USA

Credit-card users demonstrated newfound restraint in the fourth quarter of 2008, TransUnion, a credit tracking agency, reported Monday. Americans behind 90 days or more in making payments on major cards fell from 1.36 percent from the previous year to 1.21 percent. On-time payments increased, and holiday balances rose less than 2 percent.

The motive for a gunman's mid-service slaying of the pastor of the sprawling First Baptist Church in Maryville, Ill., remained a mystery Monday, the day after an unidentified 27-year-old man opened fire at close range on the Rev. Fred Winters. The gunman reportedly pulled out a knife and slashed himself and two congregants before they wrestled him to the ground.

Bank closings "will continue to go up" this year, Sheila Bair, head of the US Federal Deposit Insurance Corp., predicted Monday without speculating about the number or possible institutions involved. In any case, she said, the FDIC had enough money to do its job.

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With major flooding already forecast for selected Midwestern rivers and the spring rainy season approaching, local levee officials are questioning whether repairs made by the Army Corps of Engineers to earthen levees last year will hold. A corps spokesman said congressional approval is needed to rebuild levees bigger and wider. Since last year, when the Mississippi River overflowed its banks, the corps has fixed breaches in 70 levees in Iowa, Illinois, and Missouri.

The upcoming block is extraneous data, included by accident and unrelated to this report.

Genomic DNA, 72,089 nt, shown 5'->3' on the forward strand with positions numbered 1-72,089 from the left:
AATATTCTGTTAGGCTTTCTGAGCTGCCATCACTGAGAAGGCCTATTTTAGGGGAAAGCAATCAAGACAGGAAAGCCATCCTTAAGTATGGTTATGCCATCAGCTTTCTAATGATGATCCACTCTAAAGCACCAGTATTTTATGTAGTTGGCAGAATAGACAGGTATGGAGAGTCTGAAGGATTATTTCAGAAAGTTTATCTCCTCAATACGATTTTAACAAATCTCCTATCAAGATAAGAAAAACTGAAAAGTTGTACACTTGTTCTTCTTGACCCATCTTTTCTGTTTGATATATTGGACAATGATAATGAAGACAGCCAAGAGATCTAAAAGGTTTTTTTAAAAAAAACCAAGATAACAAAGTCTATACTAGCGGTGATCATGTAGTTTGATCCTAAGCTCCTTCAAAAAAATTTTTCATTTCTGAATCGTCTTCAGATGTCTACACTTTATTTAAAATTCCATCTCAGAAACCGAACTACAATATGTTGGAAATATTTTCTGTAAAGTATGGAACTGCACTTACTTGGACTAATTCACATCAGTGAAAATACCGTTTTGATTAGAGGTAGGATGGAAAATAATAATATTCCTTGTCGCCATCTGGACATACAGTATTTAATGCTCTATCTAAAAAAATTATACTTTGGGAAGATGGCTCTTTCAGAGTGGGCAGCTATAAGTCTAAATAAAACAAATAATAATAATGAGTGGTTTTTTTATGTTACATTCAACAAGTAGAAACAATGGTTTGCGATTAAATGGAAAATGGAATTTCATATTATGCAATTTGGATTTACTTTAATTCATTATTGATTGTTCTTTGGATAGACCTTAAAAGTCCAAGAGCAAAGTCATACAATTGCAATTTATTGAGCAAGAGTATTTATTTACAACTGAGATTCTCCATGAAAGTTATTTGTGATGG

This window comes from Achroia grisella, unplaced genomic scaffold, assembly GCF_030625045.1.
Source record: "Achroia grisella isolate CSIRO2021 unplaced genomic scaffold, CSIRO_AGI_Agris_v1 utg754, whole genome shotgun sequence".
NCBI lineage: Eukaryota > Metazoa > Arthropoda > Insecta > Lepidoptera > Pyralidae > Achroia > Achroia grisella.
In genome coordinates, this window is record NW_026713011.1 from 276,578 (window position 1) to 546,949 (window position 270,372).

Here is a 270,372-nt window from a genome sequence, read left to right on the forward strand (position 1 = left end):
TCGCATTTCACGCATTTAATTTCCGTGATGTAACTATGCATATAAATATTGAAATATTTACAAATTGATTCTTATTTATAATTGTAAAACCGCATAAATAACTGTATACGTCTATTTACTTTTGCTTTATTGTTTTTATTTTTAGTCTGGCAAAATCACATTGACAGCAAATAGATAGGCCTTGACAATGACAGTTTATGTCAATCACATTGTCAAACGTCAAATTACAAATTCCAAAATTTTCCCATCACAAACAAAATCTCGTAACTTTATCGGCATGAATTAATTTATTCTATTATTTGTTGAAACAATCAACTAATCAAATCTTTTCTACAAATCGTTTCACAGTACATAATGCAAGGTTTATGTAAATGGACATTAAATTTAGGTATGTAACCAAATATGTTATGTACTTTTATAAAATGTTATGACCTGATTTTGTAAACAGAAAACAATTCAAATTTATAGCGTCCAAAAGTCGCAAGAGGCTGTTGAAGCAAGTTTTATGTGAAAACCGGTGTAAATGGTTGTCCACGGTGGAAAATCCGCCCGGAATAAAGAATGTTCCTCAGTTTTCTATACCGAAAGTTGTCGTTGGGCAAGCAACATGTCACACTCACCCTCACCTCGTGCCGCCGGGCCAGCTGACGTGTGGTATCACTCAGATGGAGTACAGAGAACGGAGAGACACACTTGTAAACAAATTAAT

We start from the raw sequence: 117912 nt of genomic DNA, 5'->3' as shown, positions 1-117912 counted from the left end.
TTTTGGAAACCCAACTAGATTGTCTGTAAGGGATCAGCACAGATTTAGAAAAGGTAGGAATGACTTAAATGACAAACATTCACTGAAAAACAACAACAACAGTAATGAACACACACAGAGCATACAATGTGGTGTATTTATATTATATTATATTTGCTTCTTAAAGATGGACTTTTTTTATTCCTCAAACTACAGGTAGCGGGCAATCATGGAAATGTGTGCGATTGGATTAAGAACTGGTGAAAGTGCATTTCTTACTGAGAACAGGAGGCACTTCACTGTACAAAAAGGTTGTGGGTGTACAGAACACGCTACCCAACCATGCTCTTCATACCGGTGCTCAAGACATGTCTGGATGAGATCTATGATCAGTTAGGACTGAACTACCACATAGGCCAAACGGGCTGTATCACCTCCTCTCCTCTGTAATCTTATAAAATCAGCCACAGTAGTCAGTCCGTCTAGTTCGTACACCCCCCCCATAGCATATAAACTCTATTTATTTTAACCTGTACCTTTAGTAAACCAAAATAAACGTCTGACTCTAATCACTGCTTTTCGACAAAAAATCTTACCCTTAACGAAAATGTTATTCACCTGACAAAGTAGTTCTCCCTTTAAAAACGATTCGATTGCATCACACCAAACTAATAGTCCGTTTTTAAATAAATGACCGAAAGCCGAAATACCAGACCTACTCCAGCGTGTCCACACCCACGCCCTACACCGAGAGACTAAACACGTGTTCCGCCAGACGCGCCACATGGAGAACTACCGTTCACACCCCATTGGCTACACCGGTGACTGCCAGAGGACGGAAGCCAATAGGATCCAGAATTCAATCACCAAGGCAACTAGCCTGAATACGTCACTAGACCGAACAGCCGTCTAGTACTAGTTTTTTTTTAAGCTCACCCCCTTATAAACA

In Detroit, which is among the nation's foreclosure leaders, real estate investors, including some from overseas, are buying in bulk. The lure: at least 1,800 homes less than $10,000 that once were worth at least 10 times more. In some cases, they're sold for just $1.

Unprecedented volumes of volcanic sulfur dioxide fumes are threatening to shut down farms and nurseries on Hawaii's Big Island, where the emissions mix with sunlight and air to create smog. The Kilauea volcano has erupted continuously since 1983 but began releasing two to four times more gas last March.

A US Navy surveillance ship was harassed by five Chinese vessels while conducting "routine operations" in the South China Sea Sunday, the Pentagon said. The Chinese ships came within 25 feet of the USS Impeccable, which is operated by a civilian crew under a defense contract.

The number of US employees working part time who'd prefer full-time jobs has risen 76 percent over the last year to 8.6 million, according to the Labor Department.

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